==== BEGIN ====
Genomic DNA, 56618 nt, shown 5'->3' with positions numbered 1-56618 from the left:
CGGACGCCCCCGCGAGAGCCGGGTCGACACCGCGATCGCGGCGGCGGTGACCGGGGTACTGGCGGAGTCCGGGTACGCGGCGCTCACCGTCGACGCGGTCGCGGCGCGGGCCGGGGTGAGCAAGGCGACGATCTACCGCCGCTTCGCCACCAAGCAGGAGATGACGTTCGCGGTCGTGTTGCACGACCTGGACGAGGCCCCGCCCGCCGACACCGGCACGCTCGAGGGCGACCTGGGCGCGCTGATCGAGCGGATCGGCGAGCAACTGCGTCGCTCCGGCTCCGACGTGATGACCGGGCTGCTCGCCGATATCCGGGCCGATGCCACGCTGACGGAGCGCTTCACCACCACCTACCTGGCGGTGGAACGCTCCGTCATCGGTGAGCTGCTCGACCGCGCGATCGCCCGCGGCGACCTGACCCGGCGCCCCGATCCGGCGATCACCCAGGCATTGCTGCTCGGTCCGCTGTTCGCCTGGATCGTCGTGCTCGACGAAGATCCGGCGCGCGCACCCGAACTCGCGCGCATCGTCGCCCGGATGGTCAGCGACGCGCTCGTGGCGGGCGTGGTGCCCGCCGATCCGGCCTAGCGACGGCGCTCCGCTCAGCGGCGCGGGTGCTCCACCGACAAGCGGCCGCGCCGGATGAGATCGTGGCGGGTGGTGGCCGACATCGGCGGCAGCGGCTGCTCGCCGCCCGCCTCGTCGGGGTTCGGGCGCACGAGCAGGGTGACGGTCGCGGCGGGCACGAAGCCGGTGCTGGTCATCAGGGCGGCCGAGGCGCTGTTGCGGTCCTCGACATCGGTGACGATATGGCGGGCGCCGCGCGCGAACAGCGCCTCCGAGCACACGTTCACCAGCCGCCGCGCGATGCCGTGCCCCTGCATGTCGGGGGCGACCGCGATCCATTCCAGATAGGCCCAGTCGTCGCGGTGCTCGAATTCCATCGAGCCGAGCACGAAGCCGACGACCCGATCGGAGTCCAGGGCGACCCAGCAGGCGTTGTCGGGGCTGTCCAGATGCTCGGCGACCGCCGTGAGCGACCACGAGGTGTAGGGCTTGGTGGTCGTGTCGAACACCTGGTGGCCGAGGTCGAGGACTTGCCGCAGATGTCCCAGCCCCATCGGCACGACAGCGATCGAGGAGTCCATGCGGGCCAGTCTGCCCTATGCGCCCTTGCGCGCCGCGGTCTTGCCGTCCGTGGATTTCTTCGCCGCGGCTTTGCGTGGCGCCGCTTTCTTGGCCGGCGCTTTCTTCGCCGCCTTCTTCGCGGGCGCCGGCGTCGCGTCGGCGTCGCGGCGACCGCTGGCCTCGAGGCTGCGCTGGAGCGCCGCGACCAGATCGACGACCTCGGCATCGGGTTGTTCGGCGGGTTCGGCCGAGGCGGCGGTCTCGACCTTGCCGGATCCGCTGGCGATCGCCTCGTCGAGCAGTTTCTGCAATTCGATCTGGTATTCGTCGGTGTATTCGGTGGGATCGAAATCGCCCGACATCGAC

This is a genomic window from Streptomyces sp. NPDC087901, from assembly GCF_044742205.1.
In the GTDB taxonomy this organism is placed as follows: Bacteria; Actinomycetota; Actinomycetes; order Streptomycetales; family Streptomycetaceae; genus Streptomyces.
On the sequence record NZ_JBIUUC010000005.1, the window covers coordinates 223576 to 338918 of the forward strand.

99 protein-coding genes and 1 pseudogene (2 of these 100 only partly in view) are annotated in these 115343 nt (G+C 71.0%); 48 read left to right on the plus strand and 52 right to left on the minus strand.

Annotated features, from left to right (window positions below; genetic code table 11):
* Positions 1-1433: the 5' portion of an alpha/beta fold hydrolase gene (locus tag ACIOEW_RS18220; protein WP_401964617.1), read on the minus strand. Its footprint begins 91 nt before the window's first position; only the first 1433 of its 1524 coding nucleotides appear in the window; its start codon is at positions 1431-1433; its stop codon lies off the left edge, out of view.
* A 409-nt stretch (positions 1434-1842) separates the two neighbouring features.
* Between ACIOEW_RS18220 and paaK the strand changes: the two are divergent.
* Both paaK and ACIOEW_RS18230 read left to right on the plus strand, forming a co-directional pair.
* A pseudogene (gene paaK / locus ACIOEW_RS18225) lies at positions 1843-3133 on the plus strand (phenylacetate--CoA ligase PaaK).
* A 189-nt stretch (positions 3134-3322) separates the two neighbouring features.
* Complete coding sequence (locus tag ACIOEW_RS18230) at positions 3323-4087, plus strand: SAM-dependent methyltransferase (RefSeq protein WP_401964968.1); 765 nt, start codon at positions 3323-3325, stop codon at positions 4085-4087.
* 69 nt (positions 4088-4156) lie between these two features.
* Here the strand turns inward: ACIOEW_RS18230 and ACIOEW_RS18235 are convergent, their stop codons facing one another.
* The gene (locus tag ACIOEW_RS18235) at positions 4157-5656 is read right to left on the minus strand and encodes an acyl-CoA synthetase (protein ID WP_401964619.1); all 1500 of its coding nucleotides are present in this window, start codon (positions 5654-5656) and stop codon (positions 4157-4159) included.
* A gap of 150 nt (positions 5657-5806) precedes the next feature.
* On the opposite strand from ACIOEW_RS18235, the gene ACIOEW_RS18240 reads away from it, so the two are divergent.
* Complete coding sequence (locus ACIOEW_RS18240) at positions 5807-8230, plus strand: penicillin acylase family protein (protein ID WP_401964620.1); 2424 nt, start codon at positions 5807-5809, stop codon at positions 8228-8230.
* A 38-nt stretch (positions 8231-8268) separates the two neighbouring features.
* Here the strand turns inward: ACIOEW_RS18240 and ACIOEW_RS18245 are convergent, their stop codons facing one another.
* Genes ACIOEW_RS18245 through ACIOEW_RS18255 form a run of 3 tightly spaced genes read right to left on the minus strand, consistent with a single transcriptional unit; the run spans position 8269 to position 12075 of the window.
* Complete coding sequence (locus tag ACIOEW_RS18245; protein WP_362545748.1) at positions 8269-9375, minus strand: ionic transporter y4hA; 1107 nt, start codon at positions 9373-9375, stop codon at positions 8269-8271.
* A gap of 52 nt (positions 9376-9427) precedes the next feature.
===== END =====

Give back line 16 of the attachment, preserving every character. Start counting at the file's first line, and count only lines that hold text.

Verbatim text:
* Here the strand turns inward: ACIOEW_RS18230 and ACIOEW_RS18235 are convergent, their stop codons facing one another.